The liberty principle for this Freedom Friday is the simple fact that Americans are guaranteed freedom from unreasonable search and seizures; this freedom is guaranteed by the Fourth Amendment to the United States Constitution, which states: “The right of the people to be secure in their persons, houses, papers, and effects, against unreasonable searches and seizures, shall not be violated, and no Warrants shall issue, but upon probable cause, supported by Oath or affirmation, and particularly describing the place to be searched, and the persons or things to be seized.”
Gerard V. Bradley of The Heritage Foundation wrote, “The Fourth Amendment is the most prolific source of constitutional litigation in American history…. Its reach is indescribably broad: every one of the millions of arrests made annually is a Fourth Amendment event. So too is every search of every person or private area by a public official, whether a police officer, schoolteacher, probation officer, airport security agent, or corner cross guard. The Fourth Amendment is the constitutional sentry whenever someone’s privacy is diminished by a governmental search or seizure. It protects a person’s `legitimate expectation of privacy.’ Katz v. United States (1967). `Legitimate,’ the Court declares, means an actual expectation of privacy that society is prepared to recognize as `reasonable.’ In defining that phrase, the reasonableness clause of the Fourth Amendment has spawned a vast amount of litigation” (The Heritage Guide to the Constitution, p. 323).
On Monday, June 3, 2013, the U.S. Supreme Court ruled by a 5-4 majority that criminal suspects can be subjected to a police DNA test after their arrest but before a trial and conviction. According to Bill Mears, CNN Supreme Court Producer, this is “a privacy-versus-public safety dispute that could have wide-reaching implications in the rapidly evolving technology surrounding criminal procedure. At issue in the ruling Monday was whether taking genetic samples from someone held without a warrant in criminal custody for `a serious offense’ is an unconstitutional `search.’
“A 5-4 majority of the court concluded it is legitimate, and upheld a state law. `When officers make an arrest supported by probable cause to hold for a serious offense and they bring the suspect to the station to be detained in custody, taking and analyzing a cheek swab of the arrestee’s DNA is, like fingerprinting and photographing, a legitimate police booking procedure that is reasonable under the Fourth Amendment,’ the majority wrote.”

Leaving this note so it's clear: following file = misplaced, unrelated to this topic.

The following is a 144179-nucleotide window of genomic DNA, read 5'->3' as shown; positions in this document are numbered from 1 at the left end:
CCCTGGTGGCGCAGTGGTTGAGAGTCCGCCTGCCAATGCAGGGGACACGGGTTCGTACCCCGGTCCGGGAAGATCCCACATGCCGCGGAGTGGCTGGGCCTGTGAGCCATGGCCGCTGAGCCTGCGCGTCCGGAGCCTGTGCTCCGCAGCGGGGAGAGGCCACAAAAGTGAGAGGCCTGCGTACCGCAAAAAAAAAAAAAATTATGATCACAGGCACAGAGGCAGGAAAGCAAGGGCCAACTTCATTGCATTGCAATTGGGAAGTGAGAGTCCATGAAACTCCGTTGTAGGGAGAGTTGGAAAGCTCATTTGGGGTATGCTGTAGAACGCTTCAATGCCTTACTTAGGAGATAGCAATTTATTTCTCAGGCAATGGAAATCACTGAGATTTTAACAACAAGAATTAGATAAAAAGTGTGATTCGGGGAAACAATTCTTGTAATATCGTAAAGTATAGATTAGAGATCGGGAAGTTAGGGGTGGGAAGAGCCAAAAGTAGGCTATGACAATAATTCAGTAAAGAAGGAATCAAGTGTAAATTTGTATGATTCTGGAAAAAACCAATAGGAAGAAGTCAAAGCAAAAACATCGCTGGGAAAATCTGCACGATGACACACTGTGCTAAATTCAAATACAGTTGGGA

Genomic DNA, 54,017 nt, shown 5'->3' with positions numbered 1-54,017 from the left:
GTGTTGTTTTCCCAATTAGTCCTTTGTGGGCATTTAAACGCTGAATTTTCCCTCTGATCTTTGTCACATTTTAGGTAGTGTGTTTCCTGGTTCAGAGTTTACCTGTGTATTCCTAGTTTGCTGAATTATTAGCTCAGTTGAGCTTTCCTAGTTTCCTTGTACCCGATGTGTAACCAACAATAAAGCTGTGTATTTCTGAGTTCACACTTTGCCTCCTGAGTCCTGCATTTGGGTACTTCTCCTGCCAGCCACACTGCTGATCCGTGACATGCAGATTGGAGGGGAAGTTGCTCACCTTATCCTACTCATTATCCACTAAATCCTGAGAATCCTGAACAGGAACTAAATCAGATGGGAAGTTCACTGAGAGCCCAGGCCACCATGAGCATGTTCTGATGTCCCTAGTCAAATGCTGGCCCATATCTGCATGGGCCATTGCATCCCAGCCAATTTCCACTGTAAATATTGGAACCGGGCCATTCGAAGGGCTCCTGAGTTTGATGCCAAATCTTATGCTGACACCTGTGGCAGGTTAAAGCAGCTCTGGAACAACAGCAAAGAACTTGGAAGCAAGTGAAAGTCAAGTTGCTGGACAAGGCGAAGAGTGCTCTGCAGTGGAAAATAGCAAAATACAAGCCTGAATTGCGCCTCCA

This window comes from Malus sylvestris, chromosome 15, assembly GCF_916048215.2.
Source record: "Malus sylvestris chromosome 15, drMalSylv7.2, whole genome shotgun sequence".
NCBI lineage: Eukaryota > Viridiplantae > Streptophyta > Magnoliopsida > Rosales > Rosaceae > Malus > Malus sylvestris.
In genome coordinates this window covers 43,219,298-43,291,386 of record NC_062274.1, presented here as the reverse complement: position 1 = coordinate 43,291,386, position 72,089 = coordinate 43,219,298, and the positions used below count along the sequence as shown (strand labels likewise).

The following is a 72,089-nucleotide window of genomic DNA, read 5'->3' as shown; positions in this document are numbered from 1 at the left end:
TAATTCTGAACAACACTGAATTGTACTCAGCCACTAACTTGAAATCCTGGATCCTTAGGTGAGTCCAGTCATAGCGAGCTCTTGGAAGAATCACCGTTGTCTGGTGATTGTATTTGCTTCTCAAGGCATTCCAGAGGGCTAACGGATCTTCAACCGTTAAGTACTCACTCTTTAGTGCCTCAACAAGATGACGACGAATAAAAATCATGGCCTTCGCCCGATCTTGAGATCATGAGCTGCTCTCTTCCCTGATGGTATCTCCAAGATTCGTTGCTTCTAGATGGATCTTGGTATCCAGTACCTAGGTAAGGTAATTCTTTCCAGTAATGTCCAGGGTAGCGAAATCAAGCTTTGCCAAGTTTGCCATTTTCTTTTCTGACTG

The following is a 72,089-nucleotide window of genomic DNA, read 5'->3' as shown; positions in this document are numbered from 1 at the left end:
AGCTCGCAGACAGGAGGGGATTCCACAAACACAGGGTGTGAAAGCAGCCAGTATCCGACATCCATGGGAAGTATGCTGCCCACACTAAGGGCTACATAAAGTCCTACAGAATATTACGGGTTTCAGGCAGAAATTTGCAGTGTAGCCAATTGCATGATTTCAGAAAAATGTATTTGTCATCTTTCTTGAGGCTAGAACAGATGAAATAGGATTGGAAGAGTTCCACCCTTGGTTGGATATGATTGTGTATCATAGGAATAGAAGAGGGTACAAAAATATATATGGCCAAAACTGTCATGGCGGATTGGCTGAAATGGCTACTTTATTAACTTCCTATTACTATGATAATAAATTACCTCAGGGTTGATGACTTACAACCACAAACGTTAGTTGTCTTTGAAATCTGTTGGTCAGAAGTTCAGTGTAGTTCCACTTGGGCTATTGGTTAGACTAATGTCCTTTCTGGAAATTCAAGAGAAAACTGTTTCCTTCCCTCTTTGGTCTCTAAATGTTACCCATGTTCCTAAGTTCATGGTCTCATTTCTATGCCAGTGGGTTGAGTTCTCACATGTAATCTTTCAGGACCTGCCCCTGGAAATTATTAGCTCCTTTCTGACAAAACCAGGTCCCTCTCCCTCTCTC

Mears explained that “law enforcement lauds genetic testing’s potential as the `gold standard’ of reliable evidence gathering, especially to solve `cold cases’ involving violent offenders. But privacy rights groups counter the state’s `trust us’ promise not to abuse the technology does not ease their concerns that someone’s biological makeup could soon be applied for a variety of non-criminal purposes.
“Twenty-six states and the federal government allow genetic swabs to be taken after a felony arrest and without a warrant. Each has different procedures, but in all cases, only a profile is created. About 13 individual markers out of some 3 billion are isolated from a suspect’s DNA. That selective information does not reveal the full genetic makeup of a person and, officials stress, nothing is shared with any other public or private party, including any medical diagnostics.”
Dan Calabrese explained that the Supreme Court decision came in a case from 2009 involving a man named Alonzo King. He “menaced a crowd of people with a shotgun” and was arrested on first-degree charges. While being booked at the police station, the “police took a DNA sample” allowed “under a Maryland law that allows collection from suspects taken into custody with probable cause.”